Earlier today, Netherlands-based DSM announced that after years of consideration the European Patent Office (EPO) has approved the November 2006-filed patent application relating to its arylsulfatase-free Maxilact lactase enzyme.
Arylsulfatase is an impurity found in lactase that converts components naturally present in milk to cause off-flavors in and limit the shelf life of lactose-free dairy products.
Speaking exclusively with DairyReporter.com, Merel Roes, marketing manager of Maxilact, said that the application was approved despite heavy opposition from rivals.
“It was filed in 2006, so quite a long time ago,” said Roes. “During the process, several oppositions were received. The EPO reviewed these and said that regardless of the comments the concept is novel and granted the patent.”
“It will give us exclusive use of the concept until November 2026.”
“The patent means that DSM is the only one in the region that can supply lactase with these characteristics,” she said.
Leading lactose-free brands
Lactose intolerance is the genetic inability to digest lactose.
Lactase enzymes like Maxilact break down - or hydrolyze - lactose into glucose and galactose, producing a lactose-free dairy product. The difference between Maxilact and other available lactase enzymes is that the DSM ingredient does not contain arylsulfatase.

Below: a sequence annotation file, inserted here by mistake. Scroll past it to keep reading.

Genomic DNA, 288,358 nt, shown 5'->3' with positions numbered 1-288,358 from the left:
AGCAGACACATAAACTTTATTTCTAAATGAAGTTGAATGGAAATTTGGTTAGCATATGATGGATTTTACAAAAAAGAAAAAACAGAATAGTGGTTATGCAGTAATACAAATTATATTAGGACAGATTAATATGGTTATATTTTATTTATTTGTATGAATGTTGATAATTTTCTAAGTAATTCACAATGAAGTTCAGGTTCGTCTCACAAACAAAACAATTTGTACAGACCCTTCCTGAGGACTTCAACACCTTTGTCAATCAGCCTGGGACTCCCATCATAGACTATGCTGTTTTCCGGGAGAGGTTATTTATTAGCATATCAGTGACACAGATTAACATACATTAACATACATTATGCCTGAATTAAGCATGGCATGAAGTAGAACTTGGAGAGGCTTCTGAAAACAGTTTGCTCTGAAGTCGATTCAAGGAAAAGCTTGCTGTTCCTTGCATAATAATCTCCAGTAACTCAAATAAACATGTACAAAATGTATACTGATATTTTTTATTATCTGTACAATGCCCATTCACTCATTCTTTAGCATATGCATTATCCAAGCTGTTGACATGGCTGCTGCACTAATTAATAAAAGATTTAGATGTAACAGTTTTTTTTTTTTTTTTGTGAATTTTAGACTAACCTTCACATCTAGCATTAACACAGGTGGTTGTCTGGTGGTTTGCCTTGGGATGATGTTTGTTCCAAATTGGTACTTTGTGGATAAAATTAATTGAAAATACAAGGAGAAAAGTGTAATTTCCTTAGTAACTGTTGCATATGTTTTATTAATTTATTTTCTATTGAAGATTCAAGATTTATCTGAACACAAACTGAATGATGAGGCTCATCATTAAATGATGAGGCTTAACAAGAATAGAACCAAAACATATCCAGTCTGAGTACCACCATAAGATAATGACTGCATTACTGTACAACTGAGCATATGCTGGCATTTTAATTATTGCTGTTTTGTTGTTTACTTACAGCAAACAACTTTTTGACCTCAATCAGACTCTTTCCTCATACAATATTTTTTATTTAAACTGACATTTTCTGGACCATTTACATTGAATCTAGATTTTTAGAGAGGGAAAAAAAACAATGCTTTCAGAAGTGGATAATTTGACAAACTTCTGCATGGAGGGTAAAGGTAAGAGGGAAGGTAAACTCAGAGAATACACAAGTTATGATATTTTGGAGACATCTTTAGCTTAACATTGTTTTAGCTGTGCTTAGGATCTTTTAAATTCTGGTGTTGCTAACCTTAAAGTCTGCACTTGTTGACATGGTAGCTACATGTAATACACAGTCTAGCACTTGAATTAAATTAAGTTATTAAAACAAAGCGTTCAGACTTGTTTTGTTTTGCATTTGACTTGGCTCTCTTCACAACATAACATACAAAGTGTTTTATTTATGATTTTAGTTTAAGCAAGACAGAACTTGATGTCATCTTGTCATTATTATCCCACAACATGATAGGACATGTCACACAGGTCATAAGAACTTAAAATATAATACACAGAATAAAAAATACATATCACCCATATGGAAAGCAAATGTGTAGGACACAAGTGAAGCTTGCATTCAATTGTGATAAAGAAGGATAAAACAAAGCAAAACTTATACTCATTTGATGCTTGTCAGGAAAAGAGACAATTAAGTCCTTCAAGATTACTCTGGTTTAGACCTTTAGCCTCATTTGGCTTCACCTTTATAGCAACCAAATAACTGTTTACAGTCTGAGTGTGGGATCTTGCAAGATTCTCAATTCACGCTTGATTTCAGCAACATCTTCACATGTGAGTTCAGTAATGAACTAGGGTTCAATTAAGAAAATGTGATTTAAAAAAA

This, according to DSM, enables manufacturers to formulate lactose-free dairy products that do not exhibit any off-flavor.
“Several years ago, before we filed the patent, we noticed the off-flavor in lactose-free milk,” said Roes. “We couldn’t attribute it to any component in milk, so we looked at lactase.”
Following “several years of development” Maxilact was launched in 2008. Since then “most of the leading brands in the lactose-free market are making products using this technology,” said Roes.
“Our customers have told us that they see an improvement in the shelf life of their lactose-free products with this enzyme. They often describe this improvement as clean taste.”
“This means that there is no apparent taste and it tastes as natural as normal milk,” she said.
Lactose-intolerance among European consumers is fairly low, although a trend of self-diagnosis in recent years has led to an increase in demand for lactose-free dairy products in the region.
Demand is also increasing in Asia, where experts believe lactose intolerance rates among consumers could be as high as 90%.
With global demand for lactose-free dairy products increasing, the EPO decision to grant DSM the patent couldn’t have come at a better time, said Roes
“We see strong growth in the Asian market and with our customers in Europe and the US who are looking to export to countries in Asia like China,” she said.